You started your business in California and formed a limited liability company (LLC) to go along with it. It was a success - so much so that you want to create a spinoff business. And you have an idea for maybe a third business, too.
You often hear the terms lumped together: mergers and acquisitions.
You're going to take the plunge and start that business you've always dreamed of owning.
That shop you and your friend opened 20 years ago in Northern California has run its course. It was a good, fun and profitable business for the most part, but people just aren't buying your trinkets the way they once did. It's time to renew the lease, but retirement and that long-awaited trip to Hawaii sound pretty good right now.
As a business owner in California, you're busy thinking about what you need to accomplish today. About taking inventory, or meeting with clients or doing an employee training.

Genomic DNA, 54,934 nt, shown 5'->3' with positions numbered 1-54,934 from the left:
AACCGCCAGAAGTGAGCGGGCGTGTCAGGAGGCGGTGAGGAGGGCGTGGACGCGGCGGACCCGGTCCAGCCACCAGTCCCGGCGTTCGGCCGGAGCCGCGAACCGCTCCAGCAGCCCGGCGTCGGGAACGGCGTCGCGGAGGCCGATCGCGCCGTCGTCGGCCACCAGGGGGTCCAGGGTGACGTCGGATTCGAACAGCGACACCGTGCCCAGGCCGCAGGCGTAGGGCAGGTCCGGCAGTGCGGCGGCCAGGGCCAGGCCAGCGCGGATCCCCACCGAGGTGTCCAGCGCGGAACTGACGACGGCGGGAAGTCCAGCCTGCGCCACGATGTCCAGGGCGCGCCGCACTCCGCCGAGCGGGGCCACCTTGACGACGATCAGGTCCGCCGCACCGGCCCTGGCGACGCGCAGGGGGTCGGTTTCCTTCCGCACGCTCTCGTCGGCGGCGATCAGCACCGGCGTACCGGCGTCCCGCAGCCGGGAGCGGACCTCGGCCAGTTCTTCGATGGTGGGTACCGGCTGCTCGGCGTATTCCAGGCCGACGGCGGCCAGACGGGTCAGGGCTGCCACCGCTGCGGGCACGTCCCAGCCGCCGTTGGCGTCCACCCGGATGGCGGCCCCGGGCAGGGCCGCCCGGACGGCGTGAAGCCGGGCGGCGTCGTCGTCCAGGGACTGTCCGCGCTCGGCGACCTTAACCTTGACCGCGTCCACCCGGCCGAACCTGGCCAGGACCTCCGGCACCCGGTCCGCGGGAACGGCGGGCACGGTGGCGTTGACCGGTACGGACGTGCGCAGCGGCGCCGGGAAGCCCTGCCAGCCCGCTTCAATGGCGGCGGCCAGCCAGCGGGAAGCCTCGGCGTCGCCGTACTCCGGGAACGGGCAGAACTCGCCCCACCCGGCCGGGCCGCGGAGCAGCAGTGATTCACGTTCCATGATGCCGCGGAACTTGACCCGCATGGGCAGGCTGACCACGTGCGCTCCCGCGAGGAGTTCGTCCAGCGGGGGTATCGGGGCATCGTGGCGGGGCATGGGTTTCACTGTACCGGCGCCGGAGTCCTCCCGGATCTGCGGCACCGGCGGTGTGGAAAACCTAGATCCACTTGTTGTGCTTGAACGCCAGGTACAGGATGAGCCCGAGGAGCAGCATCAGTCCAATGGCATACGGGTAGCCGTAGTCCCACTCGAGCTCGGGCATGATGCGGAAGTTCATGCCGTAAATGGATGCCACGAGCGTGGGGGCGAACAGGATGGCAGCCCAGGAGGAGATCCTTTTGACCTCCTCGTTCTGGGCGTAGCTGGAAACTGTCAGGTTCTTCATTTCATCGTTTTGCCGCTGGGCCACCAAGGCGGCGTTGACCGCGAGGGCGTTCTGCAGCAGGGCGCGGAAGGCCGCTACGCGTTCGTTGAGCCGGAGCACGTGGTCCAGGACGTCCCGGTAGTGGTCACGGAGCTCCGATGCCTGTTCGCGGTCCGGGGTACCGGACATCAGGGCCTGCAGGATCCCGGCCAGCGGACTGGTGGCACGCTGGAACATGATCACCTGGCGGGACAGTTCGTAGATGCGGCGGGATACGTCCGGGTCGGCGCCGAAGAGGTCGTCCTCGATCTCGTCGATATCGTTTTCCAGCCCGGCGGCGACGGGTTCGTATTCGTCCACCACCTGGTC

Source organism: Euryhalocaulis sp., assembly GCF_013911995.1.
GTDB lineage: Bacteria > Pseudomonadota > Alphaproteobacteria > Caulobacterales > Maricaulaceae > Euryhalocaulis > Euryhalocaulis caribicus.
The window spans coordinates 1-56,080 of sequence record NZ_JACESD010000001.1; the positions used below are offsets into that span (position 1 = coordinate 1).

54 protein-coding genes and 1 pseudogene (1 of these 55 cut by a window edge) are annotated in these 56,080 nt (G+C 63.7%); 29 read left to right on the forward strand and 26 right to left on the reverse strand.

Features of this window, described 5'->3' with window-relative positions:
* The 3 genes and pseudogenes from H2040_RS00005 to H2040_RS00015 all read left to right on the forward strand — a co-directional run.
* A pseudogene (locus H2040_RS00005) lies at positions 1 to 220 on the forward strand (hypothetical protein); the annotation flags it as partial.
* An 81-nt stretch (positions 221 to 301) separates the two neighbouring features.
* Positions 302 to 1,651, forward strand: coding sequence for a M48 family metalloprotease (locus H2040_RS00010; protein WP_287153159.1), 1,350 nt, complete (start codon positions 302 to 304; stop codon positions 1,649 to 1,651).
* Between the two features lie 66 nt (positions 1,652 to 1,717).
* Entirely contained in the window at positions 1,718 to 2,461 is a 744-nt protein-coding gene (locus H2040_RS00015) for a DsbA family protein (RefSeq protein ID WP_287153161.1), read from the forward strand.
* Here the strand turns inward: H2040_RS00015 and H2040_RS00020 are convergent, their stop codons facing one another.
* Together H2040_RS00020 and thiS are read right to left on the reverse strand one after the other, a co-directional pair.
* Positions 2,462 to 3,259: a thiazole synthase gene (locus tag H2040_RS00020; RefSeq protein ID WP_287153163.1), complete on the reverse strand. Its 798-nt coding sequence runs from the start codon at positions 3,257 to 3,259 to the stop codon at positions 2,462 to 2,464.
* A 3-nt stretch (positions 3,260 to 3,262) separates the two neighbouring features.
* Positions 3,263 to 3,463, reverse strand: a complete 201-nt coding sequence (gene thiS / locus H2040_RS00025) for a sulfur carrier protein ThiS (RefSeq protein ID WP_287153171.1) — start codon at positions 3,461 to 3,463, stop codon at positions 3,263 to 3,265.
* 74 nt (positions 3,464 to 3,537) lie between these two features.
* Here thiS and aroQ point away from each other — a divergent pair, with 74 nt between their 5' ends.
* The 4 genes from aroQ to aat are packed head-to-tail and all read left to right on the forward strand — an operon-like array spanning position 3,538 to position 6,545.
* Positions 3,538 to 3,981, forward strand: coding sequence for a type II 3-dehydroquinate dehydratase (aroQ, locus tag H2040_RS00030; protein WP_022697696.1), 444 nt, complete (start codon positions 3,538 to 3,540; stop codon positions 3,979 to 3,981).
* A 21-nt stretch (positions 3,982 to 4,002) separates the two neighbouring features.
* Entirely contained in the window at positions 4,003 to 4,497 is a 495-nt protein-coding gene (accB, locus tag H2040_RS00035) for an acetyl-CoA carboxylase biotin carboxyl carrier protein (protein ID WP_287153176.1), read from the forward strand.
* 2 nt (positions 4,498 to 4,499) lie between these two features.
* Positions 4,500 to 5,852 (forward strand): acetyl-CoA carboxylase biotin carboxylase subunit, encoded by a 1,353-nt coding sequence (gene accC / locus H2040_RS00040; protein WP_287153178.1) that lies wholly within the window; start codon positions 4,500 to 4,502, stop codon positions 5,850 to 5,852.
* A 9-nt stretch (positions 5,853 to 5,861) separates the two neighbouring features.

Your business partner is kind of like your spouse. You spend hour after hour, day after day, together. Your dream of a future that includes happiness and wealth.
The U.S. Supreme Court has ruled that states can require online retailers to collect state sales taxes on goods delivered to their residents and businesses. Previously, states only had the power to force retailers to collect such taxes when the retailer had a physical location in the state. Some experts believe the ruling could have as big an impact as last year's Tax Cuts and Jobs Act because it levels the playing field between online and brick-and-mortar enterprises.